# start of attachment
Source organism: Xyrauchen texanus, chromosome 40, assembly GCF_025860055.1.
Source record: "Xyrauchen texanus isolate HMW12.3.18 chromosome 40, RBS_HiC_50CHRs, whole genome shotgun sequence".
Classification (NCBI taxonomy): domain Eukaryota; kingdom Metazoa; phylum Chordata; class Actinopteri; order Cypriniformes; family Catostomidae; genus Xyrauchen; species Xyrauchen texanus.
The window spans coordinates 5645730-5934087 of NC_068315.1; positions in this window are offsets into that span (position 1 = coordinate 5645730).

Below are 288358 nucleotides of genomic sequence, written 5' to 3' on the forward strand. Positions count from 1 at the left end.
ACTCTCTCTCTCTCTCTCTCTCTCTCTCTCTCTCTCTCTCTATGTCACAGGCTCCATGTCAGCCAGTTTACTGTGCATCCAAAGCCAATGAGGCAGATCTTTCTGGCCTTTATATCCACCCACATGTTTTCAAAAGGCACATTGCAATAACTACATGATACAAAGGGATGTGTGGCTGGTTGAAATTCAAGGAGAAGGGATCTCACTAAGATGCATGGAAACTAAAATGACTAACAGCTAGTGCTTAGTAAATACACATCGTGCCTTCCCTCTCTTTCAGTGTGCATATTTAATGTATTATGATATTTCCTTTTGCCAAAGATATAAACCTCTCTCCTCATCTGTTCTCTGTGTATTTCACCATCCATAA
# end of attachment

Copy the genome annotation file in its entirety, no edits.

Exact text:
Source organism: Xyrauchen texanus, chromosome 40, assembly GCF_025860055.1.
Source record: "Xyrauchen texanus isolate HMW12.3.18 chromosome 40, RBS_HiC_50CHRs, whole genome shotgun sequence".
Classification (NCBI taxonomy): domain Eukaryota; kingdom Metazoa; phylum Chordata; class Actinopteri; order Cypriniformes; family Catostomidae; genus Xyrauchen; species Xyrauchen texanus.
The window spans coordinates 5645730-5934087 of NC_068315.1; positions in this window are offsets into that span (position 1 = coordinate 5645730).

Below are 288358 nucleotides of genomic sequence, written 5' to 3' on the forward strand. Positions count from 1 at the left end.
ACTCTCTCTCTCTCTCTCTCTCTCTCTCTCTCTCTCTCTCTATGTCACAGGCTCCATGTCAGCCAGTTTACTGTGCATCCAAAGCCAATGAGGCAGATCTTTCTGGCCTTTATATCCACCCACATGTTTTCAAAAGGCACATTGCAATAACTACATGATACAAAGGGATGTGTGGCTGGTTGAAATTCAAGGAGAAGGGATCTCACTAAGATGCATGGAAACTAAAATGACTAACAGCTAGTGCTTAGTAAATACACATCGTGCCTTCCCTCTCTTTCAGTGTGCATATTTAATGTATTATGATATTTCCTTTTGCCAAAGATATAAACCTCTCTCCTCATCTGTTCTCTGTGTATTTCACCATCCATAA